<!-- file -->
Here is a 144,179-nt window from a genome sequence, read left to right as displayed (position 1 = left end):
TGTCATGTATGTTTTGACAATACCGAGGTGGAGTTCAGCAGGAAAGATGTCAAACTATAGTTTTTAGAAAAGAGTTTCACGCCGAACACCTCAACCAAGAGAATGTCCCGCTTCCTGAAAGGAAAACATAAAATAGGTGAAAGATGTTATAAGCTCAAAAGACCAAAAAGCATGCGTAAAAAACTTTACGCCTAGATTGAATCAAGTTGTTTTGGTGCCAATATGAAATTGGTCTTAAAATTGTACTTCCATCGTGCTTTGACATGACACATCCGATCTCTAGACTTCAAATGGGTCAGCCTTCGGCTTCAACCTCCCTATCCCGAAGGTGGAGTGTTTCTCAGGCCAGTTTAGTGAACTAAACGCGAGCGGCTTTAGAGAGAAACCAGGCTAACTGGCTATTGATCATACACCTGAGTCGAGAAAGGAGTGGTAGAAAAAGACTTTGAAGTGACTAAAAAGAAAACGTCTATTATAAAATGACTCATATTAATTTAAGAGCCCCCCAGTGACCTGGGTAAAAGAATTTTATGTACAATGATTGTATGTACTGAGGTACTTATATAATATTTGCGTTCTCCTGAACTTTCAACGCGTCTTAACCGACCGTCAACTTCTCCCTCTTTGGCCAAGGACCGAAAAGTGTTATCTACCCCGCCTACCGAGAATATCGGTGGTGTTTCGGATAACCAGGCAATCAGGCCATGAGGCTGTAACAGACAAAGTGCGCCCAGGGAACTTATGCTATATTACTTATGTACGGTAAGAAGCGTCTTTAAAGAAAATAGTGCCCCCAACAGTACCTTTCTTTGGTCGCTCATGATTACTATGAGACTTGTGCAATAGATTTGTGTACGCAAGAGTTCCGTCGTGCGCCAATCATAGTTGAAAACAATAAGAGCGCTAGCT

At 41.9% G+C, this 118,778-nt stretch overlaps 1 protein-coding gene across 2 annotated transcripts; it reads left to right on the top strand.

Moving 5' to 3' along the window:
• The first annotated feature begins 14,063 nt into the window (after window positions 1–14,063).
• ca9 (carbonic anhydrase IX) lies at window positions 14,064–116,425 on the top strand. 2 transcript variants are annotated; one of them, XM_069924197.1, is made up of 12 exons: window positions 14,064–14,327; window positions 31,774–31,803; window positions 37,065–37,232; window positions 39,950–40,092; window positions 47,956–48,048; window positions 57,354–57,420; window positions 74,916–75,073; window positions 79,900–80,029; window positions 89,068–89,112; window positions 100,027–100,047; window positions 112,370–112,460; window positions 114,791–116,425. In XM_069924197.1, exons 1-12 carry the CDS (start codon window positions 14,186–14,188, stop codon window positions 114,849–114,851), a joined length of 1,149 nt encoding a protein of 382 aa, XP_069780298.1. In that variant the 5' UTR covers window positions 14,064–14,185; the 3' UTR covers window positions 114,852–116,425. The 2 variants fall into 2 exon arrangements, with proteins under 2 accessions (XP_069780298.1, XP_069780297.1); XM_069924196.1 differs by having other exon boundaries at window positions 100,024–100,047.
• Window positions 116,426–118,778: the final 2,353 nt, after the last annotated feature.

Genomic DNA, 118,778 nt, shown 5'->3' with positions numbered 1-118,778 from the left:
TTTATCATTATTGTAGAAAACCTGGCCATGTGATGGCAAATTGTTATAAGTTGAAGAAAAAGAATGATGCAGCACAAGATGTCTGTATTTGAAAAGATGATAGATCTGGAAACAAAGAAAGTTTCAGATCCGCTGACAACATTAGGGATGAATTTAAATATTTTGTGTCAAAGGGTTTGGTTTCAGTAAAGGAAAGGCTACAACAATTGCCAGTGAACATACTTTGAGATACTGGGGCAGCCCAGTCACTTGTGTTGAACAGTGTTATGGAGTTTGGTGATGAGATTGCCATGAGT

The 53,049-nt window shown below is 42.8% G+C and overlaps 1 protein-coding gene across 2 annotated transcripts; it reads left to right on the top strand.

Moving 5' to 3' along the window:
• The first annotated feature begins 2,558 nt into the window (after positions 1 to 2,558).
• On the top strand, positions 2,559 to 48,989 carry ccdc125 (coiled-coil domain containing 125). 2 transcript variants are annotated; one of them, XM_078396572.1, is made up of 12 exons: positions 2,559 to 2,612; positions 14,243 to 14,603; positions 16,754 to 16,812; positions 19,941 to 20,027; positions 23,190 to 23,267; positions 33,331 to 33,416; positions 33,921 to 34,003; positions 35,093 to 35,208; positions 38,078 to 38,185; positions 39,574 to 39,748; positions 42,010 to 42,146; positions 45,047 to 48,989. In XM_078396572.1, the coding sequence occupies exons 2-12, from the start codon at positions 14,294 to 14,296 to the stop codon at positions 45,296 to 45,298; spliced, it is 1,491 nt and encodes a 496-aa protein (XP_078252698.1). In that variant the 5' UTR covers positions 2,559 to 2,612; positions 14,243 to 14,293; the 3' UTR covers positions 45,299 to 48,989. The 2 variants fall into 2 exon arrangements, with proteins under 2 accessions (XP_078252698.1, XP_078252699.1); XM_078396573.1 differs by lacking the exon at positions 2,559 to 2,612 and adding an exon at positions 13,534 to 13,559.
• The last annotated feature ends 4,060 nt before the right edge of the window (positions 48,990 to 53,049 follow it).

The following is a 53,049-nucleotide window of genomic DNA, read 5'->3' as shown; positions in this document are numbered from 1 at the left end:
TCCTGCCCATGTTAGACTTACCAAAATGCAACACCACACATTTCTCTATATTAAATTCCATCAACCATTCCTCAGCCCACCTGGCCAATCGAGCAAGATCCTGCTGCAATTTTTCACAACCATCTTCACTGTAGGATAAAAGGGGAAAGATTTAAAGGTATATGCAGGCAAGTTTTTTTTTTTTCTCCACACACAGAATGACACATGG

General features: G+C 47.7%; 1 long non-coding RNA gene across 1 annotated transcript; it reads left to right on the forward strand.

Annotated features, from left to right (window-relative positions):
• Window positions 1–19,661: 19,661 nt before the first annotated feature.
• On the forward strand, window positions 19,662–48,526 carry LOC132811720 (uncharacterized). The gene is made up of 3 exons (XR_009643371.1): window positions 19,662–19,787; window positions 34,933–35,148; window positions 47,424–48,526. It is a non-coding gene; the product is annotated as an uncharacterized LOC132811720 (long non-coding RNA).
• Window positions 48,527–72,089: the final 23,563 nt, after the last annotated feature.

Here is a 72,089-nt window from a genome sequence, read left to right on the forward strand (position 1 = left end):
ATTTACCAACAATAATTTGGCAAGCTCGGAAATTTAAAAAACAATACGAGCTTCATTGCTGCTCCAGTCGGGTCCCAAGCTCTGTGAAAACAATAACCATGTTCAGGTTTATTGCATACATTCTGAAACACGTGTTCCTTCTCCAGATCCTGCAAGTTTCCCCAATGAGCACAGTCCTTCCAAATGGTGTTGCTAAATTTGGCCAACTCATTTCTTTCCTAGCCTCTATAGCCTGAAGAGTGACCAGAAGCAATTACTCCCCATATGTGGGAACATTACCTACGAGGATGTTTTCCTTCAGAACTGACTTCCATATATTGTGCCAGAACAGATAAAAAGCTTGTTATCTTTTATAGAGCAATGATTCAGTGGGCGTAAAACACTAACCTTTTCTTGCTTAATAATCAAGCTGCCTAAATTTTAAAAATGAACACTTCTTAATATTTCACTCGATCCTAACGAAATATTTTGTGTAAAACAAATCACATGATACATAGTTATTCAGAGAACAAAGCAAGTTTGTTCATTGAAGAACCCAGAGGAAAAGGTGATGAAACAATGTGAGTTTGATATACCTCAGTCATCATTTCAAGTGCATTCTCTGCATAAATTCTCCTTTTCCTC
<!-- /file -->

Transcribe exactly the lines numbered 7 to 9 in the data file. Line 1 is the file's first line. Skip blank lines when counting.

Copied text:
• Window positions 116,426–118,778: the final 2,353 nt, after the last annotated feature.

Genomic DNA, 118,778 nt, shown 5'->3' with positions numbered 1-118,778 from the left:
TTTATCATTATTGTAGAAAACCTGGCCATGTGATGGCAAATTGTTATAAGTTGAAGAAAAAGAATGATGCAGCACAAGATGTCTGTATTTGAAAAGATGATAGATCTGGAAACAAAGAAAGTTTCAGATCCGCTGACAACATTAGGGATGAATTTAAATATTTTGTGTCAAAGGGTTTGGTTTCAGTAAAGGAAAGGCTACAACAATTGCCAGTGAACATACTTTGAGATACTGGGGCAGCCCAGTCACTTGTGTTGAACAGTGTTATGGAGTTTGGTGATGAGATTGCCATGAGT